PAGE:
The country’s favorite novelist, Francis Scott Key Fitzgerald, once tossed off a line that went on to achieve eternal life. “There are no second acts in American lives,” wrote Fitzgerald in what, had he managed to finish it, would have become The Last Tycoon. It was the kind of line that, although patently false, tends to be selected for prominent display in the Hall of Blinding Insights. (You can look for it just down the corridor from “America’s strength lies in our diversity.”) Such notions persist because they are thought to protect something of value in the national imagination, regardless of the damage they may inflict on the factual record.
My guest today has had little time for acts of the imagination. He is a man of the factual record, the hard and verifiable record, and he is by now, with due deference to Fitzgerald, firmly established in his second act. Robert Merry spent a decade at Dow Jones, much of it as a Washington correspondent for the Wall Street Journal. That may sound like a glamorous job, but on many a day, it’s a dash from one contrived “event” to another, a frantic attempt to snatch fragments of truth from a torrent of government-produced info-sludge. Merry was diligent, and skilled in separating sense from nonsense. He then tightened his focus further, moving to Congressional Quarterly, where for two decades he covered (and then managed others who covered) Capitol Hill like the dew.
In 2009, he raised the curtain on Act Two by publishing an ambitious book, A Country of Vast Designs: James K. Polk, the Mexican War, and the Conquest of the American Continent. It was a political biography, drawn hopefully to the McCullough-Chernow specs for popular success: While it was easily accessible to the lay reader, it was at least mildly deferential to academic convention. The book was well received. Readers liked it. Reviewers were respectful. Scholars held their fire. The reputation of James K. Polk was reclaimed from an undeserved obscurity. And Robert Merry, the formerly ink-stained wretch, soon became Robert Merry, presidential biographer. (Look for his President McKinley: The Art of Stealthy Leadership due out later this year.)
In 2012, Merry doubled down with Where They Stand: The American Presidents in the Eyes of Voters and Historians. Striding in where others might have chosen to tiptoe, he proceeded to rate the individual performances of the first 39 U.S. presidents. (The records of the five most recent presidents, in Merry’s judgment, were unsettled in 2012, and definitive ratings would thus have been premature.) The engine of his book is the set of criteria by which Merry proposed to judge presidential performance. He chose these three: to be a great president, one must have 1) received consistently high rankings from historians; 2) earned high regard from his constituents (such regard as is reflected in a two-term or partial two-term presidency, followed by a successor from the same party); and 3) achieved success in transforming the political landscape and setting the country in a new direction.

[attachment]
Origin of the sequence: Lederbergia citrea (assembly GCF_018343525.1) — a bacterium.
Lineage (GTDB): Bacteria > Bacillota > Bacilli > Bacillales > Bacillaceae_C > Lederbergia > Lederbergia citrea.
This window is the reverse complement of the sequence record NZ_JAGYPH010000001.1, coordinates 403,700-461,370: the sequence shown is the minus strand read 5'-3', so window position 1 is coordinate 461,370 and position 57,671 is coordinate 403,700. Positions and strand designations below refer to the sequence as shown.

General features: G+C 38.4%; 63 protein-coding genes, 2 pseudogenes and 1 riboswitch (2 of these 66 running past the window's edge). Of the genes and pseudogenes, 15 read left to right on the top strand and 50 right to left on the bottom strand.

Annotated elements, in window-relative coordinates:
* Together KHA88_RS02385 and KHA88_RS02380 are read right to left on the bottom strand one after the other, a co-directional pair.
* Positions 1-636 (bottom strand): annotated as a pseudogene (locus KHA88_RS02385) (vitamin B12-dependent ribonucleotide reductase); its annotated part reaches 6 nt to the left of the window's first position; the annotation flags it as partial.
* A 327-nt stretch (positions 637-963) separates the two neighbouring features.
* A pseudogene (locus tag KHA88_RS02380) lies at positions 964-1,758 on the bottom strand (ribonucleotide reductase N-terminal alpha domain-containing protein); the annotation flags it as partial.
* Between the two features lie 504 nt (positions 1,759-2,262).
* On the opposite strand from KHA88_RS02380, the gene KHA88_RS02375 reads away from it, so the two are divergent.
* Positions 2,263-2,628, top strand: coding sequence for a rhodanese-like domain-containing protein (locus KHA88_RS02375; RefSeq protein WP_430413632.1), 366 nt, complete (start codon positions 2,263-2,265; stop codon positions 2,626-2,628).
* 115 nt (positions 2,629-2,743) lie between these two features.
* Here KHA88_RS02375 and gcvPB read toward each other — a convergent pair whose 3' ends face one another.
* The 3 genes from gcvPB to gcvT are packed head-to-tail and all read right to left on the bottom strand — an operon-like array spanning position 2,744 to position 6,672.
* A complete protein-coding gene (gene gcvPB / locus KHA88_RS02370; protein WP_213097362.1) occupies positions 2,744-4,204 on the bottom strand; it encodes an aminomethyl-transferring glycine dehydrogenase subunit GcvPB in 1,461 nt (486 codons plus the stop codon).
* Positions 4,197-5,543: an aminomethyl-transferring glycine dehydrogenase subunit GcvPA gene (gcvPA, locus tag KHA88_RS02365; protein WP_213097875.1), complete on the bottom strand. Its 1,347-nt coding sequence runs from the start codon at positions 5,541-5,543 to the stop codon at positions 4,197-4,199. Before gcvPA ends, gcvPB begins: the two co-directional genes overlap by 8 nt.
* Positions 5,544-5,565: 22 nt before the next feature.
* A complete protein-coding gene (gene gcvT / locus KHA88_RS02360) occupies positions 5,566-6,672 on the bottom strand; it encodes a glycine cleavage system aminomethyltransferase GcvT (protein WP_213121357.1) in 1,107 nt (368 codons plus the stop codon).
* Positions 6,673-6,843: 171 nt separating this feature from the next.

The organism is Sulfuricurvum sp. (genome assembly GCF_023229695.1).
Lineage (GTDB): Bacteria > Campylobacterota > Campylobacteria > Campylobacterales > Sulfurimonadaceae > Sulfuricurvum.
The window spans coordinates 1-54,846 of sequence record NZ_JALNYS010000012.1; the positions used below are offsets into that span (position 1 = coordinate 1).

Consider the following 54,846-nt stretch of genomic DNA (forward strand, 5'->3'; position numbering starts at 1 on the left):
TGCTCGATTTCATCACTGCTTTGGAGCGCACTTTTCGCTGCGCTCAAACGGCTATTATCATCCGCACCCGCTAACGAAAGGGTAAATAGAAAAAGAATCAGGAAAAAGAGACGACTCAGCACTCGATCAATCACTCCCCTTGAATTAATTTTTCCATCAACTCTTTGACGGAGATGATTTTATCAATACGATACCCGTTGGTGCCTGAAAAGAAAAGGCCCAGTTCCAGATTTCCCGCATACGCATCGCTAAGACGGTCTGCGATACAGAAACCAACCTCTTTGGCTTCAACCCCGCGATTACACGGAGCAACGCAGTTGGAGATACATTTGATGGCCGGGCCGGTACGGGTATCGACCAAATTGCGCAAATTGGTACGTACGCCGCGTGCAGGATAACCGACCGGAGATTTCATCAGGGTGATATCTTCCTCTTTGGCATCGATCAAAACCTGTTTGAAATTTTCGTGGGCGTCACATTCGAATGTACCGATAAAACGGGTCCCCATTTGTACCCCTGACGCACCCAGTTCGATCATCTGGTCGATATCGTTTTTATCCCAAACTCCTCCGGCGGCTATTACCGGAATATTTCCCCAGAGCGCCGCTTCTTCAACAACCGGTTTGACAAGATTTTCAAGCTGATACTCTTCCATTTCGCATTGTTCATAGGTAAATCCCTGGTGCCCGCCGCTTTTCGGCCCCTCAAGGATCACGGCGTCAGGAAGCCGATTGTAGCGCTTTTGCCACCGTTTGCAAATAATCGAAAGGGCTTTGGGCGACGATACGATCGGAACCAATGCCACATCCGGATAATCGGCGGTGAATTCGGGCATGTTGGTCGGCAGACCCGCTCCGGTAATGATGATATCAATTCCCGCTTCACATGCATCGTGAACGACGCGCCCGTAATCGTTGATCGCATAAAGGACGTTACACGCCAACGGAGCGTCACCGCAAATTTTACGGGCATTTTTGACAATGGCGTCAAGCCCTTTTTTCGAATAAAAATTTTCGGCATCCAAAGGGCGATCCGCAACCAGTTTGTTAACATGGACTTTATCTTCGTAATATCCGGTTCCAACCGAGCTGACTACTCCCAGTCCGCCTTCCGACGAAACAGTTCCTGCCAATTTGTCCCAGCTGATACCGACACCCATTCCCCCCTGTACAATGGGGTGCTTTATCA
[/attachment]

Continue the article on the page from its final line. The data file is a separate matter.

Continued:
Only six presidents were placed above the salt. In order of their service, Merry’s “great” presidents are: Washington, Jefferson, Jackson, Lincoln, and the two Roosevelts. Just as America is about to induct her 45th president — a man, as it happens, with an apparent capacity for both transforming landscapes and setting new directions — it is an especially good time to talk with Robert Merry.
Freeman: Let’s start with the 39th president, Jimmy Carter. If I’m applying your criteria correctly, he failed egregiously on all counts. Is it too soon to say that Carter has supplanted Buchanan — or Pierce, if you prefer — as the worst of the worst?
Merry: I see a distinction between failures of commission and failures of omission. The latter is a president’s inability to handle a crisis thrust upon him — Buchanan’s inability to grapple with the slavery crisis as it enveloped him, for example, or Carter’s haplessness in the face of economic crisis and gathering global threats. Failures of commission would include Woodrow Wilson’s maneuvering to get the U.S. into World War I, which he then executed in ways that threatened civil liberties, damaged the economy, and produced none of the benefits advertised. I would include George W. Bush’s horrendous decision to plant the American flag in the heartland soil of Islam, the consequences of which we are still grappling with. Herbert Hoover would straddle this distinction a bit, as he proved incapable of dealing with the Great Depression as it emerged, but also contributed to its depth and persistence by fostering and signing the Smoot-Hawley tariff bill. I think Wilson, Bush, and Hoover all deserve to be at or near the bottom of any presidential ranking.